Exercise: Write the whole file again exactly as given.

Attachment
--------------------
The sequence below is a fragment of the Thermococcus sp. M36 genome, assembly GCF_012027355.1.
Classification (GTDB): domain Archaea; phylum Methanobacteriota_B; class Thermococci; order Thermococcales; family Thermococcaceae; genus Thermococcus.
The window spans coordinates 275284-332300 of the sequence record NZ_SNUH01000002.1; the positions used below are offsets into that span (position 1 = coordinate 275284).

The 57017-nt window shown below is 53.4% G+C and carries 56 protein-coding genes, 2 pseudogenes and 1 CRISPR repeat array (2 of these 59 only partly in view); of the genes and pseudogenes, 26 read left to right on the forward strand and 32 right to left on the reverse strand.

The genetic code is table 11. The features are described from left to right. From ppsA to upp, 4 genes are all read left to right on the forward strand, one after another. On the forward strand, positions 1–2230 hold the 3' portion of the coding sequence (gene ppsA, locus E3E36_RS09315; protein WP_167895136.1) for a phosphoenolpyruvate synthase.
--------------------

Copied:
The sequence below is a fragment of the Thermococcus sp. M36 genome, assembly GCF_012027355.1.
Classification (GTDB): domain Archaea; phylum Methanobacteriota_B; class Thermococci; order Thermococcales; family Thermococcaceae; genus Thermococcus.
The window spans coordinates 275284-332300 of the sequence record NZ_SNUH01000002.1; the positions used below are offsets into that span (position 1 = coordinate 275284).

The 57017-nt window shown below is 53.4% G+C and carries 56 protein-coding genes, 2 pseudogenes and 1 CRISPR repeat array (2 of these 59 only partly in view); of the genes and pseudogenes, 26 read left to right on the forward strand and 32 right to left on the reverse strand.

The genetic code is table 11. The features are described from left to right. From ppsA to upp, 4 genes are all read left to right on the forward strand, one after another. On the forward strand, positions 1–2230 hold the 3' portion of the coding sequence (gene ppsA, locus E3E36_RS09315; protein WP_167895136.1) for a phosphoenolpyruvate synthase.